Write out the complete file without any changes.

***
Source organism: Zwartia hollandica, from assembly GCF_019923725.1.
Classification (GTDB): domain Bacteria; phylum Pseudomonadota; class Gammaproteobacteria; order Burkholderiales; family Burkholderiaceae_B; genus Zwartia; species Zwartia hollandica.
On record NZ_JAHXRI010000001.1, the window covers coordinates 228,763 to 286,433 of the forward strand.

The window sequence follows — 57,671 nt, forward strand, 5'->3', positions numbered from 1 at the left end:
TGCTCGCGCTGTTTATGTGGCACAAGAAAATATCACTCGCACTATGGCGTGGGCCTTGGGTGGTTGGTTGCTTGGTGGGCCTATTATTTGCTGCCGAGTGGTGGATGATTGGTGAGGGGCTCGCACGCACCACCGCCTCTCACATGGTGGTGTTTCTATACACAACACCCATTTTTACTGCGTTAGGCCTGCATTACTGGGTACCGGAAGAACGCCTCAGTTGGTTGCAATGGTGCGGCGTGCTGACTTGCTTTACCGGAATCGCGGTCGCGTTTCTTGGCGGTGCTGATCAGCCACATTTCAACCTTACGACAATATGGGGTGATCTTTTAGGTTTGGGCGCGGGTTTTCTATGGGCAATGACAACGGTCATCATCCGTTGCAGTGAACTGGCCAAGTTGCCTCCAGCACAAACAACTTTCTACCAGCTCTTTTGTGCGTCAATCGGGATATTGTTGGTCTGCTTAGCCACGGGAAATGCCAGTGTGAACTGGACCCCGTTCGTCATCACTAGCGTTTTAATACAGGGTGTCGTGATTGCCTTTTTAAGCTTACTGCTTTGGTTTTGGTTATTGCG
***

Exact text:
Source organism: Zwartia hollandica, from assembly GCF_019923725.1.
Classification (GTDB): domain Bacteria; phylum Pseudomonadota; class Gammaproteobacteria; order Burkholderiales; family Burkholderiaceae_B; genus Zwartia; species Zwartia hollandica.
On record NZ_JAHXRI010000001.1, the window covers coordinates 228,763 to 286,433 of the forward strand.

The window sequence follows — 57,671 nt, forward strand, 5'->3', positions numbered from 1 at the left end:
TGCTCGCGCTGTTTATGTGGCACAAGAAAATATCACTCGCACTATGGCGTGGGCCTTGGGTGGTTGGTTGCTTGGTGGGCCTATTATTTGCTGCCGAGTGGTGGATGATTGGTGAGGGGCTCGCACGCACCACCGCCTCTCACATGGTGGTGTTTCTATACACAACACCCATTTTTACTGCGTTAGGCCTGCATTACTGGGTACCGGAAGAACGCCTCAGTTGGTTGCAATGGTGCGGCGTGCTGACTTGCTTTACCGGAATCGCGGTCGCGTTTCTTGGCGGTGCTGATCAGCCACATTTCAACCTTACGACAATATGGGGTGATCTTTTAGGTTTGGGCGCGGGTTTTCTATGGGCAATGACAACGGTCATCATCCGTTGCAGTGAACTGGCCAAGTTGCCTCCAGCACAAACAACTTTCTACCAGCTCTTTTGTGCGTCAATCGGGATATTGTTGGTCTGCTTAGCCACGGGAAATGCCAGTGTGAACTGGACCCCGTTCGTCATCACTAGCGTTTTAATACAGGGTGTCGTGATTGCCTTTTTAAGCTTACTGCTTTGGTTTTGGTTATTGCG